10,000 Miles of Therapy: My Family Went on a Road Trip After We Lost Our Father to Cancer

My dad’s advice was this: “Life changes quick, so make each day count.” It became my family’s mantra, our cheers, our philosophy for existence — especially after my father became sick. And in this spirit, and when the time was right, my mother, my sister Brit, and I packed our things into a 27-foot motorhome and drove more than 10,000 miles through the North American unknown.

Driving through Cody Flats. (Photo: Michael Freeman)

Glioblastoma multiforme took Dad away from us in July. This particular brand of brain cancer allows doctors to place a reasonably accurate time stamp on one’s life at the point of diagnosis, because, in the realm of modern medicine, even a crude solution does not yet exist to improve survival.

That freezing January evening when Mom, Brit, and I spoke briefly and intensely with the still-scrubbed surgeon, the clock stopped counting upward the seconds of the lives we had been living, and starting counting downward — downward from the six months allotted to my father’s life. In the deserted waiting room, we allowed ourselves a few moments to hold each other tightly, to release tears from stunned eyes, to dive into the darkness of the situation. When we resurfaced, it was time for action, time for a new plan, time to help Dad tease every last ounce of life’s essence from his final months.

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The author’s mother, sister, and father in the hospital. (Photo: Michael Freeman)

My mother, Brit, and I, without hesitation, took leaves of absences from our places of work and study, shifting the focus of our lives toward ensuring that all possible laughter, love, energy, and light was made available to Dad. We managed to pack the goodness of many years into a handful of months. We enjoyed countless dinner and coffee dates with friends dropping in from near and far. We cycled a 130-mile charity tour benefitting Toronto’s Princess Margaret Cancer Centre, with Dad and I riding an adapted tandem bike. We participated in our local multiple sclerosis walk, for which Dad sat as committee chair for many years.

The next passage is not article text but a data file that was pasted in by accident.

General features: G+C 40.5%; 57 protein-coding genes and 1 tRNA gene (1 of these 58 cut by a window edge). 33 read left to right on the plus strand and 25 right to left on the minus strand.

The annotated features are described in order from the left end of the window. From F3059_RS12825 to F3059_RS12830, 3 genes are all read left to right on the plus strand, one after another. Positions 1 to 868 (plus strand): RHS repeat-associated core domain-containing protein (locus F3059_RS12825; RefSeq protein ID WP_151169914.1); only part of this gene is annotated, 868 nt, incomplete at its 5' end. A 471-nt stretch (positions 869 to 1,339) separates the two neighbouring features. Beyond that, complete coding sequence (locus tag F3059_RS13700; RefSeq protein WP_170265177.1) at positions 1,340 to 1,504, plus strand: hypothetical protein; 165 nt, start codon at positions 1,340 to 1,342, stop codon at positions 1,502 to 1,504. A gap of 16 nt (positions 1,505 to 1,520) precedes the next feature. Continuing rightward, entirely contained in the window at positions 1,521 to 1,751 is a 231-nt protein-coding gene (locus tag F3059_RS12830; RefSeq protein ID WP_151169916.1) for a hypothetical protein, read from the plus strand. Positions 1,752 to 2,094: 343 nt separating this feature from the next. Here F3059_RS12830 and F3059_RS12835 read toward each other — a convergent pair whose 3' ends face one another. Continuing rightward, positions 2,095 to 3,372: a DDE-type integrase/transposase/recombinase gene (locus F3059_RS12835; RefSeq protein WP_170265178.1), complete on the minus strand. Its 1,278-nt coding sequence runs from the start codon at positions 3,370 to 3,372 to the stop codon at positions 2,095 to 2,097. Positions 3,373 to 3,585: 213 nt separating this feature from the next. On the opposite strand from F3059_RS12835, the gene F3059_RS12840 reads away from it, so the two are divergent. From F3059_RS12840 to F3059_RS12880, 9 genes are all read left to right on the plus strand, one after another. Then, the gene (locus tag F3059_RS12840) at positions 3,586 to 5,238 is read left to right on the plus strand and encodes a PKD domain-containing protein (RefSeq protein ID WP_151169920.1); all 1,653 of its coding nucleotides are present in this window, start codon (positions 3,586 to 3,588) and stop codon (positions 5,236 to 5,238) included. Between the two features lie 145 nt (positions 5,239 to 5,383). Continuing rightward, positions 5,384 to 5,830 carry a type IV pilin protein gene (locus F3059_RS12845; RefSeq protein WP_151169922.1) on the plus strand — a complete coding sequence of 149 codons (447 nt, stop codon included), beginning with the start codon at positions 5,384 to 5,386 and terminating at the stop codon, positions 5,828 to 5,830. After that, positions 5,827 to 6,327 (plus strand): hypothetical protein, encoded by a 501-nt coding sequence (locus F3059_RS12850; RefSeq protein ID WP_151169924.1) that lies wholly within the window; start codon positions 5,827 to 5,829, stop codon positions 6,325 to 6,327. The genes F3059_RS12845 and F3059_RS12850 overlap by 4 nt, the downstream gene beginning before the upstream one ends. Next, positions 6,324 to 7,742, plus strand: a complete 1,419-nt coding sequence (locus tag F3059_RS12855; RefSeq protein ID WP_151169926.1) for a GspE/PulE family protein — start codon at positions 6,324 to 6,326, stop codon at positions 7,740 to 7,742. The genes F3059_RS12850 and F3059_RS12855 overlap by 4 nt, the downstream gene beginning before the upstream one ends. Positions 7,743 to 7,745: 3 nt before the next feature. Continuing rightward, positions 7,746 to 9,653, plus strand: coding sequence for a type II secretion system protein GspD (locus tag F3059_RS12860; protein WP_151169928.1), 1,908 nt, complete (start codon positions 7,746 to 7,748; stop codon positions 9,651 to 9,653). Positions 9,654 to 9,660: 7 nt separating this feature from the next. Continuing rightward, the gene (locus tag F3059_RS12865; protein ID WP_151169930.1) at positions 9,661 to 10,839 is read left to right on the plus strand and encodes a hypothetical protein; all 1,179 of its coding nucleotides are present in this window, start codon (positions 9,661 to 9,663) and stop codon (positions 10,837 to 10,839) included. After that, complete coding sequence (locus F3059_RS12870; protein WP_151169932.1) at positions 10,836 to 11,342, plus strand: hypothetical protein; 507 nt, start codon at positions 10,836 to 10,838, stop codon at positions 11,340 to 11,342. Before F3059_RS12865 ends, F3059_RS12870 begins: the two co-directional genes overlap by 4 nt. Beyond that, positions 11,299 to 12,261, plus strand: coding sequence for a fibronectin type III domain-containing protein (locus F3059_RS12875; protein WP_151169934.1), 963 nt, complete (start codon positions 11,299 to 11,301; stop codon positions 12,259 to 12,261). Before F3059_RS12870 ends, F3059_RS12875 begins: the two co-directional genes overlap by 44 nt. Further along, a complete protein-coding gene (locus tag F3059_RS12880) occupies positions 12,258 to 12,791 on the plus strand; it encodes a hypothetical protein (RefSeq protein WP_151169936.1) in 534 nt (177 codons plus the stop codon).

The author and his father. (Photo: Michael Freeman)

We got rum-rowdy for several parties at Dad’s yacht squadron clubhouse, where he operated as social representative and membership director. We watched stock cars roar by for Dad’s birthday celebration — something Mom and he did frequently in their dating years. Most significant of all, Dad, with Mom’s help, walked Brit down the aisle on her way to marrying the love of her life. This wedding was put together over two weeks, happened 16 months ahead of schedule, and made crystal clear to me that Dad’s ‘Make Each Day Count’ philosophy can introduce absolute magic into your life.

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Brit and her father at her wedding. (Photo: Lindsay Coulter)

When Dad shifted phases from the physical to the ethereal this July, Mom, Brit, and I decided to continue living in Dad’s adventurous, ever-shining, ever-grinning spirit. We resolved to make a grand adventure of the North American continent, reflecting on a spectacular life while dancing along the roads of a remarkable land mass.

A group shot. (Photo: Michael Freeman)